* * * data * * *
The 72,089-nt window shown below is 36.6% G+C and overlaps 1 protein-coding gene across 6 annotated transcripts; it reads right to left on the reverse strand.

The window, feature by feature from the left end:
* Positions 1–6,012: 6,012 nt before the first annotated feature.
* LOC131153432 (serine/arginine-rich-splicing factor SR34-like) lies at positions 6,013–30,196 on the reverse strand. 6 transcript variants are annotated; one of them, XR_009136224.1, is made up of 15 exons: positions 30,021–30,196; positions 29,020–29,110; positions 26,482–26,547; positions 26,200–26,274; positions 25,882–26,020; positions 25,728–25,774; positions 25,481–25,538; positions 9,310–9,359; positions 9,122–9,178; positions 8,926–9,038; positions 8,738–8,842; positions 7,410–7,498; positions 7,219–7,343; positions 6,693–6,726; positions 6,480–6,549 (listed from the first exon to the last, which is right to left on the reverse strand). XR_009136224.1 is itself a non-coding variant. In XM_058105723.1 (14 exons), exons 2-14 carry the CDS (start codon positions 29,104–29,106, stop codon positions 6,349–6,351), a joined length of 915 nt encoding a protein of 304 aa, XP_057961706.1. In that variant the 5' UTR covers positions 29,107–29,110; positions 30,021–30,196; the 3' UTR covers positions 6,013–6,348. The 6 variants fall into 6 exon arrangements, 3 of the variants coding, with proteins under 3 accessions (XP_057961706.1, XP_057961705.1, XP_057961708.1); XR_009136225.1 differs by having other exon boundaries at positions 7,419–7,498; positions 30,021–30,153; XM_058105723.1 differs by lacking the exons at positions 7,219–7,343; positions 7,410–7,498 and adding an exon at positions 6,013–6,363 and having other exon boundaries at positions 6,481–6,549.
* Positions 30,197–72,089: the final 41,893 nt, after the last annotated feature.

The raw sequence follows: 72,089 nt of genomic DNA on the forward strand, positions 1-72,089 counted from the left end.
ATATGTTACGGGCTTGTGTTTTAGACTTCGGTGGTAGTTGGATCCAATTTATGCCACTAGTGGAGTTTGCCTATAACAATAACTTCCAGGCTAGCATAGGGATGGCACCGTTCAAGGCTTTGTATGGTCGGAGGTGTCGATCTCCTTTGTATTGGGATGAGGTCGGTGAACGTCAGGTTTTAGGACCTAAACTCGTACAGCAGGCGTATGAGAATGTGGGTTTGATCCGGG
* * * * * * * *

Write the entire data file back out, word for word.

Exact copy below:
The 72,089-nt window shown below is 36.6% G+C and overlaps 1 protein-coding gene across 6 annotated transcripts; it reads right to left on the reverse strand.

The window, feature by feature from the left end:
* Positions 1–6,012: 6,012 nt before the first annotated feature.
* LOC131153432 (serine/arginine-rich-splicing factor SR34-like) lies at positions 6,013–30,196 on the reverse strand. 6 transcript variants are annotated; one of them, XR_009136224.1, is made up of 15 exons: positions 30,021–30,196; positions 29,020–29,110; positions 26,482–26,547; positions 26,200–26,274; positions 25,882–26,020; positions 25,728–25,774; positions 25,481–25,538; positions 9,310–9,359; positions 9,122–9,178; positions 8,926–9,038; positions 8,738–8,842; positions 7,410–7,498; positions 7,219–7,343; positions 6,693–6,726; positions 6,480–6,549 (listed from the first exon to the last, which is right to left on the reverse strand). XR_009136224.1 is itself a non-coding variant. In XM_058105723.1 (14 exons), exons 2-14 carry the CDS (start codon positions 29,104–29,106, stop codon positions 6,349–6,351), a joined length of 915 nt encoding a protein of 304 aa, XP_057961706.1. In that variant the 5' UTR covers positions 29,107–29,110; positions 30,021–30,196; the 3' UTR covers positions 6,013–6,348. The 6 variants fall into 6 exon arrangements, 3 of the variants coding, with proteins under 3 accessions (XP_057961706.1, XP_057961705.1, XP_057961708.1); XR_009136225.1 differs by having other exon boundaries at positions 7,419–7,498; positions 30,021–30,153; XM_058105723.1 differs by lacking the exons at positions 7,219–7,343; positions 7,410–7,498 and adding an exon at positions 6,013–6,363 and having other exon boundaries at positions 6,481–6,549.
* Positions 30,197–72,089: the final 41,893 nt, after the last annotated feature.

The raw sequence follows: 72,089 nt of genomic DNA on the forward strand, positions 1-72,089 counted from the left end.
ATATGTTACGGGCTTGTGTTTTAGACTTCGGTGGTAGTTGGATCCAATTTATGCCACTAGTGGAGTTTGCCTATAACAATAACTTCCAGGCTAGCATAGGGATGGCACCGTTCAAGGCTTTGTATGGTCGGAGGTGTCGATCTCCTTTGTATTGGGATGAGGTCGGTGAACGTCAGGTTTTAGGACCTAAACTCGTACAGCAGGCGTATGAGAATGTGGGTTTGATCCGGG